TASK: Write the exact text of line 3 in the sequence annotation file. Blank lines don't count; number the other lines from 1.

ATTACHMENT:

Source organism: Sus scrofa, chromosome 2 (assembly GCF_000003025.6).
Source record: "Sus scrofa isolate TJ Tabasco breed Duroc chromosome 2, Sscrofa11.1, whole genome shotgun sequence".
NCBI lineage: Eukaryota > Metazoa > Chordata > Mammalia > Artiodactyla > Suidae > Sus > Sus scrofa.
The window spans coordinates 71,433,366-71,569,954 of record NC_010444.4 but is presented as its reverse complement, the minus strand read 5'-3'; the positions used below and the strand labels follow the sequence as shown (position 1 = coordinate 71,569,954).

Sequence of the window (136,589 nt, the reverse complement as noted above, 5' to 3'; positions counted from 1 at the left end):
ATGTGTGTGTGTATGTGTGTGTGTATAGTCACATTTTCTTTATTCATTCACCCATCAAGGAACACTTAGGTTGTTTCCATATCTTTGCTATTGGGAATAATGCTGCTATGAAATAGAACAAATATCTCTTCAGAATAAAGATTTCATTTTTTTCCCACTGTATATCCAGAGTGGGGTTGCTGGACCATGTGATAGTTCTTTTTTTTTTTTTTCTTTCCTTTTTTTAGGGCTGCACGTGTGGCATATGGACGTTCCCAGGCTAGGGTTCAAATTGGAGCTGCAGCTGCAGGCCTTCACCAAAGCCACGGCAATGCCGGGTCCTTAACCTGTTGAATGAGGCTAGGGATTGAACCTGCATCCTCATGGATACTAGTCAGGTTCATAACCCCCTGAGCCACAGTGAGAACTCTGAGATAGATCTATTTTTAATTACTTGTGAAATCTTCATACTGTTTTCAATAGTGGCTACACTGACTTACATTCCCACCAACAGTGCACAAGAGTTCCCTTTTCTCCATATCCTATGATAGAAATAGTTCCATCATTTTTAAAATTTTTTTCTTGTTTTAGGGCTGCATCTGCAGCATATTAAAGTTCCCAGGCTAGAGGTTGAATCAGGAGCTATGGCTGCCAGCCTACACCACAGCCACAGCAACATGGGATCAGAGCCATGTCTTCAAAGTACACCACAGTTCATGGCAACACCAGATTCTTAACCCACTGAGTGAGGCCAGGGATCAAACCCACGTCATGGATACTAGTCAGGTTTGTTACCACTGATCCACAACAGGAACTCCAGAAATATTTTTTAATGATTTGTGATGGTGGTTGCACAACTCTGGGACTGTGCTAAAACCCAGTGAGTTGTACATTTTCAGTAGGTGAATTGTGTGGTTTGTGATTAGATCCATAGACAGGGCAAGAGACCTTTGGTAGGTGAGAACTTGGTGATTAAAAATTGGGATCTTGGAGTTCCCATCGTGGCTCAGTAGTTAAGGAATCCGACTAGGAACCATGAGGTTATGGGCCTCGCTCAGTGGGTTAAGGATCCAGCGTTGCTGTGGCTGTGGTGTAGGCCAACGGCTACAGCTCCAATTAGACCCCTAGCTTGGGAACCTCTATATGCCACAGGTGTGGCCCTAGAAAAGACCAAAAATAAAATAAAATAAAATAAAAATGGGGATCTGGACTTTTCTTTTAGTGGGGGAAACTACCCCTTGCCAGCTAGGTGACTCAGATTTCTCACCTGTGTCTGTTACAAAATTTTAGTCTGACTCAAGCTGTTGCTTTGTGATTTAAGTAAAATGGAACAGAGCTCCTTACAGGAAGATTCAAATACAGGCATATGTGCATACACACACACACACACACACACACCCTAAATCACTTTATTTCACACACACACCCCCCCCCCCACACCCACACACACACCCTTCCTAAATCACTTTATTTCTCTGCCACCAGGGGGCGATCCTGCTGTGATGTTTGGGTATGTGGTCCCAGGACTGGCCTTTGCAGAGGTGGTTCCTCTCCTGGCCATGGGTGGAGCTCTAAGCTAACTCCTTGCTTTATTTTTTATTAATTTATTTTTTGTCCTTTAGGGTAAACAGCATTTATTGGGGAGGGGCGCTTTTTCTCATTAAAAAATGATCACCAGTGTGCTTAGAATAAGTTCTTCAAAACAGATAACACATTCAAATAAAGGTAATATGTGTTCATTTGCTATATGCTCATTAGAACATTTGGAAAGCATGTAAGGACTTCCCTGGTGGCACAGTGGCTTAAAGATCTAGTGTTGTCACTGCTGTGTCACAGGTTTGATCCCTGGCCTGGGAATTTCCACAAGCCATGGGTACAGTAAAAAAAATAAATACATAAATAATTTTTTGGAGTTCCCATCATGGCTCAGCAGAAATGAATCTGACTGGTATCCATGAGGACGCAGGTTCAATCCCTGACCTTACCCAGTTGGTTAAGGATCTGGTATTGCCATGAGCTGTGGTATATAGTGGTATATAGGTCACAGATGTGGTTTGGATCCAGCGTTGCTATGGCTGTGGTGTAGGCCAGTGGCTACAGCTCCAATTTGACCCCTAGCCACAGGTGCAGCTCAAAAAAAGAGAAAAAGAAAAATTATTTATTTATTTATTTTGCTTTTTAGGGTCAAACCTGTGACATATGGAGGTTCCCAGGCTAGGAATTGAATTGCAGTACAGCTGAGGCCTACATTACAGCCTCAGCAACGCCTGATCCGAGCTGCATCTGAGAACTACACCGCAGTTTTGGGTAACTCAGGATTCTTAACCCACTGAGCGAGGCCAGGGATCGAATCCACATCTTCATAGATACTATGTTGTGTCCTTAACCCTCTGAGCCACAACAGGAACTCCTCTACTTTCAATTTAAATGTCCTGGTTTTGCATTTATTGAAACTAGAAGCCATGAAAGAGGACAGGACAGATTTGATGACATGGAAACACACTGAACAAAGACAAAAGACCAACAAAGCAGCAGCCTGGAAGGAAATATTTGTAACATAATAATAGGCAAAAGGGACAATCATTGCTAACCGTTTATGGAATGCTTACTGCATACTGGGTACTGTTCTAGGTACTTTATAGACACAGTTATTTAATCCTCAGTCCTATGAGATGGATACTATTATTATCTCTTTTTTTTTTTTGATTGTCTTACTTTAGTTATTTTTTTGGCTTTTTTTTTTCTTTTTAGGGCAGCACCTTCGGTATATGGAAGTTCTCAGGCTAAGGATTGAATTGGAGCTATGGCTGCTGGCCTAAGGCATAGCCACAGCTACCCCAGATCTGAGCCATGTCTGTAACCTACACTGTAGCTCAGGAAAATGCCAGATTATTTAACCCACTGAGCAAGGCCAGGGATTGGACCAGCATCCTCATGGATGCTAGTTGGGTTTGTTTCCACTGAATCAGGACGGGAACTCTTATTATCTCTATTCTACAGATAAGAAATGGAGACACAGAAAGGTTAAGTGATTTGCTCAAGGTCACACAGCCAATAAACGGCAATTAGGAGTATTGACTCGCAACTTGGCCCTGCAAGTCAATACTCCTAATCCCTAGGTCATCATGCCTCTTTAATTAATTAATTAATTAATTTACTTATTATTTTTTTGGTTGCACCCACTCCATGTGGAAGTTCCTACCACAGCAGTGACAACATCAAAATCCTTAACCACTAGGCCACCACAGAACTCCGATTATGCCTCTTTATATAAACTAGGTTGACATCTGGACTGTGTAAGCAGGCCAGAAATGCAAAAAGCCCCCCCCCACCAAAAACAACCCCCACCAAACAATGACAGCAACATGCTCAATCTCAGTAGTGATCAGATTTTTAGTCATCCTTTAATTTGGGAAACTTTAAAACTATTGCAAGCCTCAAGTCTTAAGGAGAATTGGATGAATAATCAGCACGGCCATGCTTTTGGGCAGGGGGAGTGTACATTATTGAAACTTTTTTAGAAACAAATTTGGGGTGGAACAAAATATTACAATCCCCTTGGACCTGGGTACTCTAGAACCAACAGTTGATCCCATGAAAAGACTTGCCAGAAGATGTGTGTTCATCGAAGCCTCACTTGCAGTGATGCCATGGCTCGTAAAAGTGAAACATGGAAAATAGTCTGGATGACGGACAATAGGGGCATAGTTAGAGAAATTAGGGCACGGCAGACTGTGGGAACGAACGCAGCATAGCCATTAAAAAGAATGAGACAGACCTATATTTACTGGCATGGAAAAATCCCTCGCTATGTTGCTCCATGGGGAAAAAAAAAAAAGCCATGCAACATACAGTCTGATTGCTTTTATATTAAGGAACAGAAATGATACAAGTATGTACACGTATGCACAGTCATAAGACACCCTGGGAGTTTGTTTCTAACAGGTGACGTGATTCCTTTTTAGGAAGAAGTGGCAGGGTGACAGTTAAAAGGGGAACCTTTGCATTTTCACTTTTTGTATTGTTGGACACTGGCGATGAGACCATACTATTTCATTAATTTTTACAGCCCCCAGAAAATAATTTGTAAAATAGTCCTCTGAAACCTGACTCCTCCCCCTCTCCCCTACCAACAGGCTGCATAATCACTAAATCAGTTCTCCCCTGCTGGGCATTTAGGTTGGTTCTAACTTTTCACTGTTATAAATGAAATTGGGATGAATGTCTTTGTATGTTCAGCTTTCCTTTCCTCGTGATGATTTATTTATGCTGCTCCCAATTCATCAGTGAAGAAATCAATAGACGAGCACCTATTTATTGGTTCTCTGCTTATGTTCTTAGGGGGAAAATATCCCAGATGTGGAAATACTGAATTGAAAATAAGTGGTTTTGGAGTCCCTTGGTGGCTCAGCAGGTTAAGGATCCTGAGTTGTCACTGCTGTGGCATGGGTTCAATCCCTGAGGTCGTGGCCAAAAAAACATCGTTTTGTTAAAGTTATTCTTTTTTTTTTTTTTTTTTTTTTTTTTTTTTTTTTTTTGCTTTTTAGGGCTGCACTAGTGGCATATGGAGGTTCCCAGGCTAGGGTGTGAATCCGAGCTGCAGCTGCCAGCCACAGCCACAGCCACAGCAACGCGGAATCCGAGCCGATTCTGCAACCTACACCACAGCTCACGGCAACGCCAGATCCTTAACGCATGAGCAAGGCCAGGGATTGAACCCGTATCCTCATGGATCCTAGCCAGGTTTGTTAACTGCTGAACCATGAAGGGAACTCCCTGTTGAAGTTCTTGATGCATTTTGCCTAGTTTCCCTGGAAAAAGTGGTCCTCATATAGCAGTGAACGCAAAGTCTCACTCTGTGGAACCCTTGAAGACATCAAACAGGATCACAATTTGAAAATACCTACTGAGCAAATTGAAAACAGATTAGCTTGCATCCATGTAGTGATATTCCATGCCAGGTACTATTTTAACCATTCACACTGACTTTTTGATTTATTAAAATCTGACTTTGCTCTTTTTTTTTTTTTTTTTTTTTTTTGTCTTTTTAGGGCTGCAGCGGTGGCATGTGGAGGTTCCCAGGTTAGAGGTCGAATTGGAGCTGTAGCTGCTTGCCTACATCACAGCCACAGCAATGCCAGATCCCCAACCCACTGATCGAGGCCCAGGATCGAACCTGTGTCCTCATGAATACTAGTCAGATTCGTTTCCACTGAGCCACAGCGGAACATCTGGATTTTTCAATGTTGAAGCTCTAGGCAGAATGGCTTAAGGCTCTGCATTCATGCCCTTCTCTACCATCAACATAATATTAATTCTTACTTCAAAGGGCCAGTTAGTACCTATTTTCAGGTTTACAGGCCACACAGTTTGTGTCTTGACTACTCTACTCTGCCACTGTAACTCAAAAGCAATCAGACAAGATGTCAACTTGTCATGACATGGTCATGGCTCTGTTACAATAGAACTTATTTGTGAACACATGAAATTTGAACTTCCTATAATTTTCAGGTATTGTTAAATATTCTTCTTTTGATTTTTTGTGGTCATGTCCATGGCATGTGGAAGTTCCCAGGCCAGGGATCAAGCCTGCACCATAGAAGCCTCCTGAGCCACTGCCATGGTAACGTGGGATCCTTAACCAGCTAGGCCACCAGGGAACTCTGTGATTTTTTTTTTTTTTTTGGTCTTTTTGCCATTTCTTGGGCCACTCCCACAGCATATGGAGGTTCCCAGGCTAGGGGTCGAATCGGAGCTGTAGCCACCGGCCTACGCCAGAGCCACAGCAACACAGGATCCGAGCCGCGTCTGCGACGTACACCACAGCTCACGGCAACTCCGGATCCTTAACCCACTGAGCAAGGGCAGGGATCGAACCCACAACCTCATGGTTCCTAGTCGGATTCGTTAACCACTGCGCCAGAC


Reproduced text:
NCBI lineage: Eukaryota > Metazoa > Chordata > Mammalia > Artiodactyla > Suidae > Sus > Sus scrofa.